For this dangerous activity, I used Rush VR, a game that’s not only compatible with Oculus headsets, but also PSVR and PCVR. After a quick countdown, I threw myself off a sky-high platform and soared down mountainsides at breakneck speeds. I dodged tree branches that would have impaled me, boulders that would have demolished me, and squeezed through narrow passages that would have annihilated me. The adrenaline rush I got from Rush VR was unmatched by the other experiences I had earlier this week. The reason? I played this game while lying across a chair; those sheer drops felt that much more real.
I also went hang-gliding via a social VR app called Half + Half, which is solely for Quest users. Its graphics, like Rec Room, are a little bit too polygonal for my tastes. Its quality is nowhere near Rush VR, but it still offers a thrilling experience as you steer your hang-glider to chase a massive, colorful ball that soars through the sky. The goal of the game is to guide the ball through one of the hovering hoops. But truthfully, it’s such a difficult feat, most people dive into the game just to hear the wind roar as they zip through the sky.
Don’t look down, though — you’ll find a freezing ocean filled with ice shelves that you wouldn’t want to fall into. Like wingsuit flying, I would never go hang-gliding in reality; I just don’t see how I’d survive flying through the sky with a glorified umbrella. However, I love that I can do something completely foolish in VR without suffering any life-thwarting consequences.
So what did I learn from my adrenaline-rush-filled rampage in VR? First of all, the Oculus Store needs more exhilarating, heart-stopping games for thrill-seekers. Where are the sky-diving simulators? Why isn’t there a bungee-jumping app? Why can’t I zipline through virtual-reality jungles? Facebook needs a better catalog of VR games for its daredevil customers because the Oculus Store doesn’t cut it.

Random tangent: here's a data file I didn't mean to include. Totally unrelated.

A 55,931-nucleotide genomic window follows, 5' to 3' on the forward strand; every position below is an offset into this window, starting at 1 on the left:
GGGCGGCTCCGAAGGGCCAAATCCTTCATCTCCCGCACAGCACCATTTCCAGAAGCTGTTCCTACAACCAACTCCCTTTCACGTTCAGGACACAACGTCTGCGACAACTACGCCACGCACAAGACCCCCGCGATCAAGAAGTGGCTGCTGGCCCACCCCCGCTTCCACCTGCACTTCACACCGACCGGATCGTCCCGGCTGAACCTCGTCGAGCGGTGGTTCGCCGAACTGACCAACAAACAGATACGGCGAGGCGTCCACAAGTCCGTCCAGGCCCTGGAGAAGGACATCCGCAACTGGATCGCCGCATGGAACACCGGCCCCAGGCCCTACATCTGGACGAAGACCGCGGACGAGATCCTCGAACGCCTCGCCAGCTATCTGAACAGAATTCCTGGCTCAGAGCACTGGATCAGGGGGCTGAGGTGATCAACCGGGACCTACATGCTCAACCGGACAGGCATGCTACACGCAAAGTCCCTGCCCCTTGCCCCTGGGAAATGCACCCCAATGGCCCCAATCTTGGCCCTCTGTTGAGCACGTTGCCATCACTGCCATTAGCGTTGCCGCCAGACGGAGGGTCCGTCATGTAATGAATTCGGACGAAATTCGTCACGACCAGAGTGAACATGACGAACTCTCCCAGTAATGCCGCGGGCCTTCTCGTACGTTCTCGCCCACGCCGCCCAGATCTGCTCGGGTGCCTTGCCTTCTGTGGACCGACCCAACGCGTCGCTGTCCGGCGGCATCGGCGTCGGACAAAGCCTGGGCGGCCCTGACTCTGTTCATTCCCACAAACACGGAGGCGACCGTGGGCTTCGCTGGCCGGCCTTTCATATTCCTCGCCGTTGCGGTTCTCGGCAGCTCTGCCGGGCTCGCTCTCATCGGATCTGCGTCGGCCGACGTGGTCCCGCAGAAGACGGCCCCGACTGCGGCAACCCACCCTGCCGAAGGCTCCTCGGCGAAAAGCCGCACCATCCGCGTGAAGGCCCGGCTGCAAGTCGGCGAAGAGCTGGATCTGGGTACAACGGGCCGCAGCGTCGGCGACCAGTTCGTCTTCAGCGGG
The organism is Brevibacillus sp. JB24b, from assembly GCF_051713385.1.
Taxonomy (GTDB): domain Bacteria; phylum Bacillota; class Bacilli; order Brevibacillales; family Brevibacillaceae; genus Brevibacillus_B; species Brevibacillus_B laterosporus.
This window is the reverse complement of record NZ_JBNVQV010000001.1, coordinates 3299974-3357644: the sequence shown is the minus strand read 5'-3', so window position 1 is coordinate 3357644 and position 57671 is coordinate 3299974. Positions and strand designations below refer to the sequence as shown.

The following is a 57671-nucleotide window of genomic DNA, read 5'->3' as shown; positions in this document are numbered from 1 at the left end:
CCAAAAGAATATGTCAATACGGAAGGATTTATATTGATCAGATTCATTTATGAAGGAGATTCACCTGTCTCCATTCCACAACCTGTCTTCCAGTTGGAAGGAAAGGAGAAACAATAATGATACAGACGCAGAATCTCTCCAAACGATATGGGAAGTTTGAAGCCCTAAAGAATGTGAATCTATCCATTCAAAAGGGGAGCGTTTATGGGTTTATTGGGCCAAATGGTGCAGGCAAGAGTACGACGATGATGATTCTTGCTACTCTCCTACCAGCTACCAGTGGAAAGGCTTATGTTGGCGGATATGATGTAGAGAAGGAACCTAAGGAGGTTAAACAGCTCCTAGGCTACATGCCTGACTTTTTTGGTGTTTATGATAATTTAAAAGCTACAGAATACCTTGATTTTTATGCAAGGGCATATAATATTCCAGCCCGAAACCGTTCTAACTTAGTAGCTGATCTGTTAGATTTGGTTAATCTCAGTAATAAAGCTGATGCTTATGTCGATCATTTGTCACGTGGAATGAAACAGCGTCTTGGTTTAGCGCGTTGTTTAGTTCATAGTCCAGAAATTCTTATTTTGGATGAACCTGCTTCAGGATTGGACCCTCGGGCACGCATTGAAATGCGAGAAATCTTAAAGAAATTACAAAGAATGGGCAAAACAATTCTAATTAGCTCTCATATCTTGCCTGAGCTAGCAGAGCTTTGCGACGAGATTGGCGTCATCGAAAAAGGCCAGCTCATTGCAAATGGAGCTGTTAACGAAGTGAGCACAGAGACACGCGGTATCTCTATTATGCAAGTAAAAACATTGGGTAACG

Secondly, I had a lot of fun fooling my brain into thinking that it was in serious danger. Virtual reality is the perfect platform for wusses like me who refuse to flirt with the boundaries of death, but still seek the tingles and flutters of thrilling adventures. VR guarantees that you will be safe from your dangerous, thrill-seeking adventures — something reality can’t promise.
There are some activities I will never do again (like jumping into a VR brawl), but others are worth a frequent visit. Although Rush VR gave me the greatest adrenaline rush, my day-one adventure was the most fulfilling — the victorious “I did it!” feeling I got from making it to the top after a grueling climb was worth the exhausting physical exertion. Plus, it’s the one game that lets you experience free-falling in all of its glory.
Note: If you tend to get queasy (I got motion sickness when I played VR horror for the first time), don’t try these at home — they will have your stomach churning if you often suffer from nausea.